A federal judge today ruled that Indiana can go ahead and enforce a law that cuts off funding for Planned Parenthood of Indiana. The Idianapolis Star reports:
Planned Parenthood challenged the constitutionality of the law and filed a restraining order in U.S. District Court in Indianapolis Tuesday — hours after Gov. Mitch Daniels signed it.
Judge Tanya Walton Pratt will take more time to consider whether the law itself should stand. But typically a judge's reluctance to even temporarily put a law on hold does not bode well for the plaintiff, in this case Planned Parenthood.
The law, which Daniels signed yesterday, bans abortions after the 20th week of pregnancy and also cuts off about $3 million in public funds used for services like birth control and tests for sexually transmitted diseases. The New York Times reports that Indiana became the first state to cut off funding for Planned Parenthood, which had become a national issue earlier this year, during the budget negotiations between the White House and the Republican leadership.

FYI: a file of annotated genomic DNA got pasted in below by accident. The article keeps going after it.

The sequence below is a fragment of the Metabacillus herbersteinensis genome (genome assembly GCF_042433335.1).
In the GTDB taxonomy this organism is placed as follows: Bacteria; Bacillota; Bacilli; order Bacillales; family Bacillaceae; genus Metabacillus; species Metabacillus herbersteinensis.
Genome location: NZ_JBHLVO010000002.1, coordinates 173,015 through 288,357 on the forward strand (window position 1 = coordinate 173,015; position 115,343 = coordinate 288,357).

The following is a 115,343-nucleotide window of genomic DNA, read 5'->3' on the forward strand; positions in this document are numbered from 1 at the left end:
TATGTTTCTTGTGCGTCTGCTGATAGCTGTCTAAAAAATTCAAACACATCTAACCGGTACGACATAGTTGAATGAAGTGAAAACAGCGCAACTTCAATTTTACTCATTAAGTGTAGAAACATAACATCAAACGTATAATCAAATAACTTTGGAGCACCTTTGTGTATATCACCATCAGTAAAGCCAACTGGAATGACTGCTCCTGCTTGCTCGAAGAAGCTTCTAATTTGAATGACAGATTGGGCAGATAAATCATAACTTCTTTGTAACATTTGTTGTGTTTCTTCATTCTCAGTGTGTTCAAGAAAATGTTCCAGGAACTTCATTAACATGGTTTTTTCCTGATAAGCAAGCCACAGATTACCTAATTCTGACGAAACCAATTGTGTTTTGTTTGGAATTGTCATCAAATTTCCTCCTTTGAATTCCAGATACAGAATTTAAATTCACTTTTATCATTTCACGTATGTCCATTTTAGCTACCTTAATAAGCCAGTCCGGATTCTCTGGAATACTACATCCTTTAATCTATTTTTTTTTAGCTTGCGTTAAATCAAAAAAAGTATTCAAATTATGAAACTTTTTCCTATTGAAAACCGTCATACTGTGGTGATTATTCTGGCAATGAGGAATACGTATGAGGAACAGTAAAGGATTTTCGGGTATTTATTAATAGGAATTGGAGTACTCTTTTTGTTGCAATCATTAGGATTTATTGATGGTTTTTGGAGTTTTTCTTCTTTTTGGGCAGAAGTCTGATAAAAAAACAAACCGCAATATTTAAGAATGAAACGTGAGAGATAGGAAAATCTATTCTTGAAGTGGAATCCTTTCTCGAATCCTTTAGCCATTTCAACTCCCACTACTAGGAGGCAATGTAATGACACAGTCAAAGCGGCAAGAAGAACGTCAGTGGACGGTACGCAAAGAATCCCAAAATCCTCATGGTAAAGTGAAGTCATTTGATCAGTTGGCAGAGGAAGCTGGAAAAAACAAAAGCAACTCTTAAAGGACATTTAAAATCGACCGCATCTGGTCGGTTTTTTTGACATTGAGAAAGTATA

The AP adds a bit on the politics of the issue:
The law could improve Daniels' standing among social conservatives as he considers standing for president in 2012. Advocates tout Indiana as the one of the most "pro-life states inthe nation" and have praised Daniels for signing the law.
The measure wasn't part of Daniels' legislative agenda and he didn't advocate publicly for it. But he said he supported the abortion restrictions all along and that the move to defund Planned Parenthood hadn't changed his mind.